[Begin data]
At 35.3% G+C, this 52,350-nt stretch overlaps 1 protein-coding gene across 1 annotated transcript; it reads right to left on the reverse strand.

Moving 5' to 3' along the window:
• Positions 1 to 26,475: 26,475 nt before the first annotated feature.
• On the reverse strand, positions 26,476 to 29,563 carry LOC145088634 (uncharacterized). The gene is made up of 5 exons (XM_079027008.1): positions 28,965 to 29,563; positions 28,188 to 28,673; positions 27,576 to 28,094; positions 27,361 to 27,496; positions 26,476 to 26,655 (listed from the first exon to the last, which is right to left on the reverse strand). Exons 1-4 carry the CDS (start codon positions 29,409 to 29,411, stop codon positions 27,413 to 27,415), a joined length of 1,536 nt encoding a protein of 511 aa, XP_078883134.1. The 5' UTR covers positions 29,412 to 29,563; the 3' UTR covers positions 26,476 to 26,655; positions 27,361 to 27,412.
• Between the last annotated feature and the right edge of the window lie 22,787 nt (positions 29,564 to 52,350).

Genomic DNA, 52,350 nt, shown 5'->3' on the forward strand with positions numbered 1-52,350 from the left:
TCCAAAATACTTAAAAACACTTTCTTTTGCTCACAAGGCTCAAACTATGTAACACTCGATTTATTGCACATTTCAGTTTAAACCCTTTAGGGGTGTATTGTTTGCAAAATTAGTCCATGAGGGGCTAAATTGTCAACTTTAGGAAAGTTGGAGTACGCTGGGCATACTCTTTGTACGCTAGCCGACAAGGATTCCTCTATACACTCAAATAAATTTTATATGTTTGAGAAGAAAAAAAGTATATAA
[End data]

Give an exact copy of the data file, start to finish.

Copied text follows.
At 35.3% G+C, this 52,350-nt stretch overlaps 1 protein-coding gene across 1 annotated transcript; it reads right to left on the reverse strand.

Moving 5' to 3' along the window:
• Positions 1 to 26,475: 26,475 nt before the first annotated feature.
• On the reverse strand, positions 26,476 to 29,563 carry LOC145088634 (uncharacterized). The gene is made up of 5 exons (XM_079027008.1): positions 28,965 to 29,563; positions 28,188 to 28,673; positions 27,576 to 28,094; positions 27,361 to 27,496; positions 26,476 to 26,655 (listed from the first exon to the last, which is right to left on the reverse strand). Exons 1-4 carry the CDS (start codon positions 29,409 to 29,411, stop codon positions 27,413 to 27,415), a joined length of 1,536 nt encoding a protein of 511 aa, XP_078883134.1. The 5' UTR covers positions 29,412 to 29,563; the 3' UTR covers positions 26,476 to 26,655; positions 27,361 to 27,412.
• Between the last annotated feature and the right edge of the window lie 22,787 nt (positions 29,564 to 52,350).

Genomic DNA, 52,350 nt, shown 5'->3' on the forward strand with positions numbered 1-52,350 from the left:
TCCAAAATACTTAAAAACACTTTCTTTTGCTCACAAGGCTCAAACTATGTAACACTCGATTTATTGCACATTTCAGTTTAAACCCTTTAGGGGTGTATTGTTTGCAAAATTAGTCCATGAGGGGCTAAATTGTCAACTTTAGGAAAGTTGGAGTACGCTGGGCATACTCTTTGTACGCTAGCCGACAAGGATTCCTCTATACACTCAAATAAATTTTATATGTTTGAGAAGAAAAAAAGTATATAA